On Millennials: Agile Content Marketing will Replace Social Media Marketing
Marketers are often pegged with questions related to the future of social media such as: Is Facebook still relevant? What’s the next social platform? Which is more powerful: a like, share, re-tweet, favorite?
While these are all fair questions, attempting to grade the social landscape in this manner is counterproductive and missing the greater point.
In a Millennial-inspired Participation Economy, Social Media Marketing is Dead.
Now, I didn’t say social media is dead– just the idea that social media as the primary marketing strategy is no longer an effective way to connect with and engage Millennial consumers.
While it is true that Millennials are the heaviest users of social media and are 2.5 times more likely to be early adopters of new digital, social and mobile tools, they are using social media in a different way than their Boomer and Gen X predecessors. However, what drives brand engagement for Millennials is not just having a presence in the digital environment, but rather the content that informs, inspires and engages them through different channels. Your approach to content is what will make or break your marketing communication efforts in the future. Social Media is simply one way to activate your content strategy.
Re-Imagine Creative Excellence within a Content Excellence™ Framework
For the past 40 plus years, the great brands of yesterday were focused on creative excellence. They “heated, beated and treated” their communications to craft the perfect message then pushed those messages out via various shotgun methodologies, hoping to build brand awareness and regard for their cherished product. This method was developed specifically for the boomer generation.
Boomers, unlike their Millennial children, are more inclined to react positively to traditional advertising – newspaper ads, TV and radio spots and the like. While these methods may still build awareness within the millennial demographic, they are rarely interactive or engaging enough to inspire true Millennial brand love. Ultimately, awareness alone will not correlate in any way to extra-ordinary and sustainable financial performance.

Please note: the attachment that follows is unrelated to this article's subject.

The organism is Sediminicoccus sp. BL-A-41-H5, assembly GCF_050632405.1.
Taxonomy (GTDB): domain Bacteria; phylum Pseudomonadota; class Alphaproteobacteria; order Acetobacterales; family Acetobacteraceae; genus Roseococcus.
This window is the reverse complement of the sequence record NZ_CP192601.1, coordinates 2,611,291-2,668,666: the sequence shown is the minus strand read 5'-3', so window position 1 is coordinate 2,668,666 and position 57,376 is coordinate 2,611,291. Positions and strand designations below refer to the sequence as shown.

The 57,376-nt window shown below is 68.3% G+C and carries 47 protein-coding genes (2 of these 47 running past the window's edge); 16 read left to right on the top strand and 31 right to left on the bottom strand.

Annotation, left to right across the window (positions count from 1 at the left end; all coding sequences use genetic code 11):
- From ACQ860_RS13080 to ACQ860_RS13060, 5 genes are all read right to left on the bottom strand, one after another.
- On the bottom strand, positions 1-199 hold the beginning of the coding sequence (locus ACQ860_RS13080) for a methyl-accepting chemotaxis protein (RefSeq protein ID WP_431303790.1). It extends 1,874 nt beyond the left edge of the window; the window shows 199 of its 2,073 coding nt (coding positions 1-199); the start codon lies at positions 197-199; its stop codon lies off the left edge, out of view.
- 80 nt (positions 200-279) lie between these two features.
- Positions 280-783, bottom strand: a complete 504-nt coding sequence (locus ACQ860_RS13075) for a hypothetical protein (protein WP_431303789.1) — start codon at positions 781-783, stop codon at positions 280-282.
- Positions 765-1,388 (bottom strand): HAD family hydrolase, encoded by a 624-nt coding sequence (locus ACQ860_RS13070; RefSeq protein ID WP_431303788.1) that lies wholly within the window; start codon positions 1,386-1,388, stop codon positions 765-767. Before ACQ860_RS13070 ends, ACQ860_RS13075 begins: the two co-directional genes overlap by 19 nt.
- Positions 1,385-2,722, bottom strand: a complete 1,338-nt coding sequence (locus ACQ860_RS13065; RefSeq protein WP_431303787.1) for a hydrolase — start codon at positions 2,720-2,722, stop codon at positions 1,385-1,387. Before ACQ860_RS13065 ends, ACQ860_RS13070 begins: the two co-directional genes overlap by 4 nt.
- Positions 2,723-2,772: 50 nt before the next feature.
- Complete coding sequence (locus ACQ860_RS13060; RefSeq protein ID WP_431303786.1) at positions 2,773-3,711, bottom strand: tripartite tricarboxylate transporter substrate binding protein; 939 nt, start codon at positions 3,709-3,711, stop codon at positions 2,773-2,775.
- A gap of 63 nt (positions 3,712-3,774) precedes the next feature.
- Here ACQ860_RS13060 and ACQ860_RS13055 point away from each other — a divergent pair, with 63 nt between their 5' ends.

What may accomplish those goals, however, is a strong content driven campaign. The phrase “content marketing” has recently been making headlines but very few marketers really understand the true definition of content and how to utilize it in order to engage the Millennial audience. Content is essentially the communication consumers choose to spend time with.
Think of content as an opportunity for your brand voice to live everywhere you are not. We used to think of advertising as a means of communicating a message to a target audience. In this way, traditional advertising messages were limited to their specific medium. Millennials, however, are the first generation to be considered digital natives and they have transformed the market so that consumers experience brands in a fluid way. Advertising is no longer limited to just one medium. If I am a Millennial, I may be doing work on my computer, while checking Facebook on my phone, all while I am listening to my premium Spotify account. This means that as a brand, there are constantly multiple channels to reach a consumer at any given moment. Content is about the message, the context, the opportunity to share it and my sense of how your brand helps me connect to something more than your product (does your content inspire a sense of purpose?).
Your content strategy should be about activating and engaging your digital community in ways that traditional advertising never could.
We Live in a World of Agile Content and it Fuels Engagement
The brands that consistently create the most agile content will experience the most positive millennial responses. Agile content brings the real-time communication piece into the content marketing game. This type of content allows brands to be nimble and up-to-date with current trends and conversations. Brands that incorporate agile content into their marketing plans are constantly checking and reevaluating their progress and success.
In order to better understand how agile content works, let’s explore this concept through the lens of a standup comedian.
First, the comedian writes their jokes. S/he typically knows what gets laughs and what doesn’t, but with new material he never knows for sure so he books smaller venues in order to test his new sketch.
During the first performance, his main joke does not get the response he thought it would. Immediately, the comedian altered the joke and the second time he told it the crowd could not stop laughing. His agility and ability to reevaluate his performance based on audience reaction ultimately lead to a successful performance.